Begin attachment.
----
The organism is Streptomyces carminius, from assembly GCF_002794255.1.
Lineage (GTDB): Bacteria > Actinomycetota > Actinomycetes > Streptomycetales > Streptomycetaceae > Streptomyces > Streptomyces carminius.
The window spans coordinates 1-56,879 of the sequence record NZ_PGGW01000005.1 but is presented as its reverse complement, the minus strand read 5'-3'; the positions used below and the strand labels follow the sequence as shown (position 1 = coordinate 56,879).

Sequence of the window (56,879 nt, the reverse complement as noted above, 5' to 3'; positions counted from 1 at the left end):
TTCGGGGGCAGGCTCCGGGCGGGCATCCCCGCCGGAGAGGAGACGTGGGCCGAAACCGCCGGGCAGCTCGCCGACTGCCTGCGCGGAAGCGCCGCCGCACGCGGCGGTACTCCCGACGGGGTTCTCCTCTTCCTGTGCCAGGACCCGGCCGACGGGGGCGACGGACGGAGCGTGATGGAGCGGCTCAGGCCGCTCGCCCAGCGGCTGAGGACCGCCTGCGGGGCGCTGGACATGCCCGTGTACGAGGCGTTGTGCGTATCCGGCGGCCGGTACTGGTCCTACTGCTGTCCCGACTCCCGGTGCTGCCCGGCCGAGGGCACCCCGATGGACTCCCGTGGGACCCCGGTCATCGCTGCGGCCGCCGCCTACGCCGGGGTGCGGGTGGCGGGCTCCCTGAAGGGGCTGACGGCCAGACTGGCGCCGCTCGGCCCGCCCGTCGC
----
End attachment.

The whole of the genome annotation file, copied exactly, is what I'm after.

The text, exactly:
The organism is Streptomyces carminius, from assembly GCF_002794255.1.
Lineage (GTDB): Bacteria > Actinomycetota > Actinomycetes > Streptomycetales > Streptomycetaceae > Streptomyces > Streptomyces carminius.
The window spans coordinates 1-56,879 of the sequence record NZ_PGGW01000005.1 but is presented as its reverse complement, the minus strand read 5'-3'; the positions used below and the strand labels follow the sequence as shown (position 1 = coordinate 56,879).

Sequence of the window (56,879 nt, the reverse complement as noted above, 5' to 3'; positions counted from 1 at the left end):
TTCGGGGGCAGGCTCCGGGCGGGCATCCCCGCCGGAGAGGAGACGTGGGCCGAAACCGCCGGGCAGCTCGCCGACTGCCTGCGCGGAAGCGCCGCCGCACGCGGCGGTACTCCCGACGGGGTTCTCCTCTTCCTGTGCCAGGACCCGGCCGACGGGGGCGACGGACGGAGCGTGATGGAGCGGCTCAGGCCGCTCGCCCAGCGGCTGAGGACCGCCTGCGGGGCGCTGGACATGCCCGTGTACGAGGCGTTGTGCGTATCCGGCGGCCGGTACTGGTCCTACTGCTGTCCCGACTCCCGGTGCTGCCCGGCCGAGGGCACCCCGATGGACTCCCGTGGGACCCCGGTCATCGCTGCGGCCGCCGCCTACGCCGGGGTGCGGGTGGCGGGCTCCCTGAAGGGGCTGACGGCCAGACTGGCGCCGCTCGGCCCGCCCGTCGC